In this episode, Dionne Lew and Trevor Young sit down with Simon Lusty, who heads up recruitment brands Aquent, Firebrand Talent and Vitamin T, and Charlotte Flood, senior talent manager for Firebrand Talent. 

Broadly the topic of discussion focuses on recruitment trends in the PR and communications space, and what companies and organisations - including PR agencies -  are looking for in terms of talent.

Dionne, Trevor, Simon and Charlotte touch on the following throughout the course of the conversation:

  • generalists versus specialists
  • social media, content creation and digital skills
  • writing and the role of journalists
  • upward personal growth and continuing learning
  • the importance of building strategic capability at a junior level
  • the power of curiosity

Connect with Simon on Twitter - @simonlusty

Connect with Charlotte on Twitter - @lottieflood



The annual Sensis Social Media Report 2017 was released recently.

The report packages up annual research that looks at social media usage in Australia by businesses and the general public.

Trevor and Dionne discuss the key findings that have the potential to impact what we do as professional communicators.


Zoetic Agency's Trevor Young and Dionne Lew chat about the power of micro-content when published with strategic intent.

They explain the breadth of micro-content, providing numerous examples of the many and varied formats that brands can use today.

Plus they discuss how micro-content can support - and add value to - an organisation's longer form content efforts. Brands mentioned include Lockheed Martin, NASA, GE and Alliance Française de Melbourne.

Critically, according to Dionne and Trevor, micro-content that's short, stackable, shareable and strategic can, when published consistently over time, help build upon an organsation's public-facing narrative.


Fresh from chairing a one-day government and social media conference plus running a half-day workshop for participants, Dionne Lew chats with Trevor Young about the challenges and opportunities for government communications teams when it comes to social media.

What became apparent very quickly to Dionne during the conference were the challenges government PR and comms people faced in using social media, specifically governance and crisis management.

Strong governance is vital for governments as they have to be highly sensitive to how they spend public money.

What governance is involved on social platforms? Tight policies are important in regulating spokespersons of an organisation.

The culture and leaders will generally dictate how social media is used.

Who is in charge of social media in governments? Tends to be corporate affairs representatives reporting to executive teams.

Government organisations continue to question the necessity and the relevance of social media.

A social media crisis is not well understood from a social media perspective and knowing the correct hashtags to use is essential.

What opportunities exist in government social media? Micro-content should be utilised and focus should stem away from broadcast. Real time communication is effective in creating a humanised experience. It is fast, easy and generally free.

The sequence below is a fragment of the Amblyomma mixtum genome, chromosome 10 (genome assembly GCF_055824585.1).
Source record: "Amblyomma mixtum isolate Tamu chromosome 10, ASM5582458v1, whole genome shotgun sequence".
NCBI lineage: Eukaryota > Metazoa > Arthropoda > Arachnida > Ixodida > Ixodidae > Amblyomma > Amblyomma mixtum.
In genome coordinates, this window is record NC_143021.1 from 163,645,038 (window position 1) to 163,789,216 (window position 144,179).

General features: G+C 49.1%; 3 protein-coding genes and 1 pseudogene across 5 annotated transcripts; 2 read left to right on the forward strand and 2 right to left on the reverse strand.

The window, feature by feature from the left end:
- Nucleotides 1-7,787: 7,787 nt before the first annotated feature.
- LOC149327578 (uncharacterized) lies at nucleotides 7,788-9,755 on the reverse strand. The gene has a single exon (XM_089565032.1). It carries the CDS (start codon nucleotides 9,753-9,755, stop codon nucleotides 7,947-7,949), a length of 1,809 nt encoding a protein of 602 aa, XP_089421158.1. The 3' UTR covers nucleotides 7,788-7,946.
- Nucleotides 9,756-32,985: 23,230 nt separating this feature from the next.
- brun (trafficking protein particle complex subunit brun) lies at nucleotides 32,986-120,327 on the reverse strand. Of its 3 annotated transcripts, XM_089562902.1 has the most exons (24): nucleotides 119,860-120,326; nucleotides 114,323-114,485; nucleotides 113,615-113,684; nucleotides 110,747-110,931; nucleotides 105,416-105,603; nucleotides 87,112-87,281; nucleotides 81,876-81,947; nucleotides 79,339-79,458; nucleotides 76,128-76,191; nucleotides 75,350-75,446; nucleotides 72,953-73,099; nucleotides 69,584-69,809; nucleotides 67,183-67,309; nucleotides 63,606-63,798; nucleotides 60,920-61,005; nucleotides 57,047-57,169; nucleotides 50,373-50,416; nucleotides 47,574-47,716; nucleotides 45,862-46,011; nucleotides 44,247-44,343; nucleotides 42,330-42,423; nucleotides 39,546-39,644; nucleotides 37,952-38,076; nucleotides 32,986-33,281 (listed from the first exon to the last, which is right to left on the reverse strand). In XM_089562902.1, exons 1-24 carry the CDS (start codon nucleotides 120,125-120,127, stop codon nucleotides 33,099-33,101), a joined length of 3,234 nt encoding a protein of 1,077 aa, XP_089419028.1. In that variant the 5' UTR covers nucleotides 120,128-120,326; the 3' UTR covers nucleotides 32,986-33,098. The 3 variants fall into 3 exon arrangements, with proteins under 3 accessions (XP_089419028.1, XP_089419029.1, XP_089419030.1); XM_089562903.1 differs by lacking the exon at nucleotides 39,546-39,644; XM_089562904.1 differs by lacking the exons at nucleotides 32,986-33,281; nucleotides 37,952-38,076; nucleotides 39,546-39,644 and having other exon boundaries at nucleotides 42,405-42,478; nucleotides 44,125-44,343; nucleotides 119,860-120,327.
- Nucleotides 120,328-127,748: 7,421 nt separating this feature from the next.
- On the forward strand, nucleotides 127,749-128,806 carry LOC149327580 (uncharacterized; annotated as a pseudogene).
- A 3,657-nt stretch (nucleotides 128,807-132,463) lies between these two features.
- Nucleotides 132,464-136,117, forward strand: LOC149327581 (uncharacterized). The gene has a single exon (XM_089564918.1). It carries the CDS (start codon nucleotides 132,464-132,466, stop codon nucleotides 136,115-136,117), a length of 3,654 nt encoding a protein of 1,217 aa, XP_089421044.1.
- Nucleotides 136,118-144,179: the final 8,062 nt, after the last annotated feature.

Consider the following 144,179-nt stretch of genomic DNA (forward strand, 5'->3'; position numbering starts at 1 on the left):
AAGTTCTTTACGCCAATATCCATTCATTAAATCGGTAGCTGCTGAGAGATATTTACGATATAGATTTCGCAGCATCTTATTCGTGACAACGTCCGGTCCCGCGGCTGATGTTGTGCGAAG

In this episode Trevor Young and Dionne Lew explain why they set up a content-driven public communications firm, Zoetic Agency, and provide a glimpse into where they see the world of PR heading.

They discuss why they have placed social and content at the heart of their new agency rather than bolting them on as 'nice-to-haves', plus explain why client training and education is a key part of their business.

Trevor and Dionne chat about the roadblocks for brands in creating content. Many businesses struggle with a lack of time, producing bulk content is one way to address this.

They also discuss the power of live broadcasting in humanising organisations. Indeed, this episode of PR Leads was live streamed through Facebook and will continue to be so.

Too often businesses publish hackneyed content that looks similar to everyone else's. It is important to use an organisation's people to share ideas and insights and tell personal stories that are unique.


Social media strategist Sally Falkow recently published an infographic entitled '15 Digital Skills for PR and Marketing'.

In this episode of PR Leads - part 2 of a conversation on this topic - Trevor Young and Dionne Lew discuss the remaining nine of Sally's list of skills, digging in with some detail as to why these new skill-sets are important for PR professionals, and in doing so provide context and examples from the trenches of modern public relations practice.

The nine remaining sigital skill-sets are:

  • Social advertising 
  • Influencer Relationships
  • Media Analysis 
  • Digital Media Relations
  • Basic Coding
  • Metrics
  • Google Analytics
  • Digital Dashboard
  • Report ROI



Social media strategist Sally Falkow recently published an infographic entitled '15 Digital Skills for PR and Marketing'.

In this episode of PR Leads - the first for 2017 - Trevor Young and Dionne Lew discuss the first six of Sally's list of skills, digging in with some detail as to why these new skill-sets are important for PR professionals, and in doing so provide context and examples from the trenches of modern public relations practice.

The six digital skill-set are: